The Week Link
MetaFilter Posts

Destroying and Recreating

[Supplement to The Week Link, 14.02.01]

As for it being a 'stunt'—what the...? This guy is destroying everything he owns, highly personal items included. He can't get those back; this isn't some 'gimmick' that will be forgotten the day after. He will come out the other side profoundly changed, like anyone who has lost everything they own through fire or some other disaster—and the fact that he has chosen this fate makes those changes even more affecting.

Yes, he has made this a public act rather than a private one, because that's his job. He's an artist. Art is his life; his life is now art. And artists need an audience.

You are now part of that audience. He has made you all think about things you had not thought about the same way before. That makes him a good artist in my book.

Seems like everyone here goes on about memes and tries to create them by posting links to MeFi, yet when someone comes up with an awesome meme half of us sniff about it being 'a crock', 'empty-headed', 'a stunt', and 'stupid'.

[and later...]

A meme isn't an instruction. A meme is an idea. Just because you personally don't want to carry it out doesn't make it less effective or infectious.

Karl Marx was a great meme factory too, and most of us know something of his ideas, but does that make us all communists?

There are plenty of ideas that get held up as ideals, as talking points, as examples of what not to do or think—they don't all have to be put into practice wholesale.

A weak meme is one that nobody talks about. We're talking about this, and so are others (a lot, judging by the volume of posts). Therefore it's hardly a 'weak meme'.

As for the question of how profoundly he'll be changed: fair point, but I thought there were hints in the story that he's almost as confused as everybody else by what he's doing, and that he's being 'carried away' with the idea. I suspect that when the dust settles, he will feel profoundly different. Even if it's a feeling of 'Oh my God, why did I do that?' ;)

A Rationale for this Weblog

[Supplement to The Week Link, 14.02.01]

Dan Hartung's comments about 'reconceiving' raise some interesting questions about form and function. With my previous log I found myself straying further and further into journal territory, which came to a head in its last incarnation where I had a big travel photo changing every 2 weeks at the top of the page. Looking at that every day was encouraging me to look inwards, rather than outwards, and while that was okay for a while, I felt I'd taken it about as far as I could without seeming wayyyyy too self-obsessed. It all seemed such a long way from my proud feeling only one short year ago that 'hey, other people were using their personal sites as journal sites, but mine was different...'

But I still liked the idea of weblogs—that constantly changing space that can be about anything—and didn't want to abandon that. The trouble was, the Zannah filter-log model of posting a link and a one-sentence comment every twenty minutes was never going to work for me; even journalists don't report that obsessively, and they get paid.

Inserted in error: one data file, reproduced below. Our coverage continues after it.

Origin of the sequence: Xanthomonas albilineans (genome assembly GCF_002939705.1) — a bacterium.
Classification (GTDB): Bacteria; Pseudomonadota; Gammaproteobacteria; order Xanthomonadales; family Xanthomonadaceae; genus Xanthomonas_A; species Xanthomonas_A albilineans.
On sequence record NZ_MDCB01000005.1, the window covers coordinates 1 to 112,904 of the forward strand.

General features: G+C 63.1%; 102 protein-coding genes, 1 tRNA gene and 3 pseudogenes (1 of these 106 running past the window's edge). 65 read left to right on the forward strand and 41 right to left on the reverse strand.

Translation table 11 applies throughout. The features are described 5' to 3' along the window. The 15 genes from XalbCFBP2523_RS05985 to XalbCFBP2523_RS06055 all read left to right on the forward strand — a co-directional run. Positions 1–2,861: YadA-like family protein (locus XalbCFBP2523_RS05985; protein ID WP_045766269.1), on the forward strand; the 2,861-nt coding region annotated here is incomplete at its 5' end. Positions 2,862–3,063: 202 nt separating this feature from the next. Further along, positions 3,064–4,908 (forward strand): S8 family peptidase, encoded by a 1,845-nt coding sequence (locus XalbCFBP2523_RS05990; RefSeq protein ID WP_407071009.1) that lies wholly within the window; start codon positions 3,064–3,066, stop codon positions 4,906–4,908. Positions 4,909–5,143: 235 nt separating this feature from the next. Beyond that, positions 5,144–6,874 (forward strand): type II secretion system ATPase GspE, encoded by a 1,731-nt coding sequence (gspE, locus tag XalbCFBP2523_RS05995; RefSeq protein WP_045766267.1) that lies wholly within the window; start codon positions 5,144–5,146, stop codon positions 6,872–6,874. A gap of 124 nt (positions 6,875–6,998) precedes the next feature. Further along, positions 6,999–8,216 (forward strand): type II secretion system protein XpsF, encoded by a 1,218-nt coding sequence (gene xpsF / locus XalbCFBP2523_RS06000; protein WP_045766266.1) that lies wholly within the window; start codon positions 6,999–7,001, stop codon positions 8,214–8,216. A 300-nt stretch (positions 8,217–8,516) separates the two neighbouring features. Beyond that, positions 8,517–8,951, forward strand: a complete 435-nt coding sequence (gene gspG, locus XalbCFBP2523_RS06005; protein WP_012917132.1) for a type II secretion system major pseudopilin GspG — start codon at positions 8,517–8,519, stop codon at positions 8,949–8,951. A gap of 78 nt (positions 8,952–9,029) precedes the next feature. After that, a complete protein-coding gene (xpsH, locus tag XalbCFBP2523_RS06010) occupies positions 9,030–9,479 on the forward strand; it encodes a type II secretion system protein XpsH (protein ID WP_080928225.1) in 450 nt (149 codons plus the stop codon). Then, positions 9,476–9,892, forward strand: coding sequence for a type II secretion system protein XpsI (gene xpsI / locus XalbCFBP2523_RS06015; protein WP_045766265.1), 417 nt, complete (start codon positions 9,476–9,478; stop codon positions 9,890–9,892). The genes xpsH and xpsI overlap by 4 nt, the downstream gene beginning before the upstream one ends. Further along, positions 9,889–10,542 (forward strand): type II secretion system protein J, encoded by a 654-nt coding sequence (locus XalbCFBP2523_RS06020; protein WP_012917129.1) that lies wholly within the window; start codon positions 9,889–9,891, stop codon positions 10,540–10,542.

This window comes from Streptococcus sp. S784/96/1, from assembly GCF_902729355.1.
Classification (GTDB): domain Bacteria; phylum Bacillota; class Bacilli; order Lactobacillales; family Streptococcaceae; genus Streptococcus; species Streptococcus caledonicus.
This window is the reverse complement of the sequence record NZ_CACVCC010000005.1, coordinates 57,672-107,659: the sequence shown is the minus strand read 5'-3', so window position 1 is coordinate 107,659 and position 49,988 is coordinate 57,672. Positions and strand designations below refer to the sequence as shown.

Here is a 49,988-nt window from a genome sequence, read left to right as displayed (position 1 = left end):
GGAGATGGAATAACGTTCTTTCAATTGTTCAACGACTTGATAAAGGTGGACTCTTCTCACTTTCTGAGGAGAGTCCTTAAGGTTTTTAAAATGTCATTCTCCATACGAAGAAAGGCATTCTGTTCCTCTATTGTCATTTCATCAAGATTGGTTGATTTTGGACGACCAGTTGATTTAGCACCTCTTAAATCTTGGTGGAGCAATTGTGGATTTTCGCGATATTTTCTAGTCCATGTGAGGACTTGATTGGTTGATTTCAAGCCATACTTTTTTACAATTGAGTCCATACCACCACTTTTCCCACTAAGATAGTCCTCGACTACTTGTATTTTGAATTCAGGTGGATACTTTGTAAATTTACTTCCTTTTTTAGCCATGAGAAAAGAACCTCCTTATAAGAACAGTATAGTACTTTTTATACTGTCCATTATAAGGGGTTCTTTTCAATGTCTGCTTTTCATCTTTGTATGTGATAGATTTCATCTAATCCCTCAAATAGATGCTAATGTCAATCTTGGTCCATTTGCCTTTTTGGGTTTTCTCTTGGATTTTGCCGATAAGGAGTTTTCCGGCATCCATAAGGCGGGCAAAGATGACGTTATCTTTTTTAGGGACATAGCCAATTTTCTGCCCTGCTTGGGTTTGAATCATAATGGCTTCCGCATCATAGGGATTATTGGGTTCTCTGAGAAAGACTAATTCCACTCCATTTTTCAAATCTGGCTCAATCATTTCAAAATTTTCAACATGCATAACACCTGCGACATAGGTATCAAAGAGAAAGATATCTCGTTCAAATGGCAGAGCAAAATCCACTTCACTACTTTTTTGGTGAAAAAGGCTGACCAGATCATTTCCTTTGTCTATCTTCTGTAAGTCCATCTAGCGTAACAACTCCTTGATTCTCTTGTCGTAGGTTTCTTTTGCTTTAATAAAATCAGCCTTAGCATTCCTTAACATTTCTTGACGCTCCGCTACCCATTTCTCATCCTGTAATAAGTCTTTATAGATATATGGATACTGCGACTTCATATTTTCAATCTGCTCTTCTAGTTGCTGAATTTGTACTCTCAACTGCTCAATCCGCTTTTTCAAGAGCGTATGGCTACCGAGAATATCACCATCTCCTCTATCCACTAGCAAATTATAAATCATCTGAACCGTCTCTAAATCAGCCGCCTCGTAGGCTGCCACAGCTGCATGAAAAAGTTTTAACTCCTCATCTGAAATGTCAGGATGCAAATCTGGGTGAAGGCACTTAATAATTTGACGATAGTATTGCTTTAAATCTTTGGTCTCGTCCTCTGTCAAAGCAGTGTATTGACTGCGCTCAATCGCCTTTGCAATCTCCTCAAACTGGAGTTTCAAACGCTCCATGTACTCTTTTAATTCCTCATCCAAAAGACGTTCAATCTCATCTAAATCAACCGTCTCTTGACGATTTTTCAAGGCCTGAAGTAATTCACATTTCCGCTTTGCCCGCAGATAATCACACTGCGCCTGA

So, I ditched the every-hour and every-day paradigm and shifted to one from my student-mag days: weekly. Save up links over a week and put the best ones in a side-log, with a couple of longer pieces in the main log. Save the off-the-cuff comments for MeFi and email (yes, email—remember that? We don't email each other enough these days). I've only just started, but it feels good already. Kind of like a personal zine. Hence the newspapery design, kept simple so that I can focus on discussing ideas rather than discussing myself.

As for not using Blogger—well, even without recent events, it would seem pretty silly to save myself 'all that bother' of FTPing the log to my site when I only plan to do it once a week...

An Analysis of RIAA Figures

[Supplement to The Week Link, 28.02.01]

By their own account, they failed to get the CD-single format selling in great numbers until 1995—twelve years after CDs were introduced—when units shipped were up 130% on the previous year. Even after dropping significantly from the highs of 1997-99, 2000 sales were fifty percent higher than 1995's, and there sure aren't fifty percent more teenagers out there than there were five years ago.

A more significant comparison than CD single sales alone is between 1999 and 2000 total album sales versus total single sales (all formats—CD, cassette, vinyl). On their figures, it's true that there was a fall: 1065.4 million albums sold in 1999, 1020.7 in 2000; 61 million singles in 1999, 37.7 million in 2000. In dollar terms, the fall was more modest: $13,909.7 million from albums in 1999 compared to $13,868.2 million in 2000; $298.3 million from singles in '99 to $173.6 million in 2000 (a tiny percentage of the value of album sales, either way).

When you look at the early 1990s figures their chart shows just how significant a difference a weak or strong music year can make. Total album sales increased by about 10% from 1991 to 1992, an extra billion dollars worth, on the back of the grunge explosion. 1993-94 was such a strong year that sales of cassette and vinyl albums—both of which were on a long-term downward trend as CDs came into their own—actually increased, and CD sales increased by a third in unit terms, or almost two billion dollars.

They've had the same dream run throughout the 1990s, and 2000 album sales were still only slightly down on 1999, in a year when hardly any album other than 'Kid A' caught the public's imagination.

If they're so hung up on tracking downward shifts in total units sold or their dollar value, why stop at 1999-2000? How about that awful drought in 1996-97, when total units fell 6.5%, or 2.4% in dollar terms (worse than last year's dollar-value fall)?

Must have been because of all that FTP file-trading of scratchy low-bitrate WAVs. Must have been.